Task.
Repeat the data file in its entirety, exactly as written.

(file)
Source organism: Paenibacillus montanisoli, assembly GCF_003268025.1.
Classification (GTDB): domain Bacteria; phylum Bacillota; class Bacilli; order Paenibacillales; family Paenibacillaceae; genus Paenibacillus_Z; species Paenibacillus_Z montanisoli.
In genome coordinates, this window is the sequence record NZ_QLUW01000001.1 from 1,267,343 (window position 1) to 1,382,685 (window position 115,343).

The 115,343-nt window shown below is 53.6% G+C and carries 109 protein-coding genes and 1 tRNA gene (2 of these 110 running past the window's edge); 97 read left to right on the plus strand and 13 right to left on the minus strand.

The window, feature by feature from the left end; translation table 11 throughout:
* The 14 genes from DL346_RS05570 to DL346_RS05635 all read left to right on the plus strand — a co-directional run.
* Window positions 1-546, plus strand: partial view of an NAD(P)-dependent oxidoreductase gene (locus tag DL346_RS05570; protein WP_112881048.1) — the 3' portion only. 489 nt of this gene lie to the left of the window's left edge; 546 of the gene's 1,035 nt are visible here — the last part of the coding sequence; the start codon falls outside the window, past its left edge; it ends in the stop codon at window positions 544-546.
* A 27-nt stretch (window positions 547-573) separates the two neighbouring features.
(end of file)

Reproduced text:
Source organism: Paenibacillus montanisoli, assembly GCF_003268025.1.
Classification (GTDB): domain Bacteria; phylum Bacillota; class Bacilli; order Paenibacillales; family Paenibacillaceae; genus Paenibacillus_Z; species Paenibacillus_Z montanisoli.
In genome coordinates, this window is the sequence record NZ_QLUW01000001.1 from 1,267,343 (window position 1) to 1,382,685 (window position 115,343).

The 115,343-nt window shown below is 53.6% G+C and carries 109 protein-coding genes and 1 tRNA gene (2 of these 110 running past the window's edge); 97 read left to right on the plus strand and 13 right to left on the minus strand.

The window, feature by feature from the left end; translation table 11 throughout:
* The 14 genes from DL346_RS05570 to DL346_RS05635 all read left to right on the plus strand — a co-directional run.
* Window positions 1-546, plus strand: partial view of an NAD(P)-dependent oxidoreductase gene (locus tag DL346_RS05570; protein WP_112881048.1) — the 3' portion only. 489 nt of this gene lie to the left of the window's left edge; 546 of the gene's 1,035 nt are visible here — the last part of the coding sequence; the start codon falls outside the window, past its left edge; it ends in the stop codon at window positions 544-546.
* A 27-nt stretch (window positions 547-573) separates the two neighbouring features.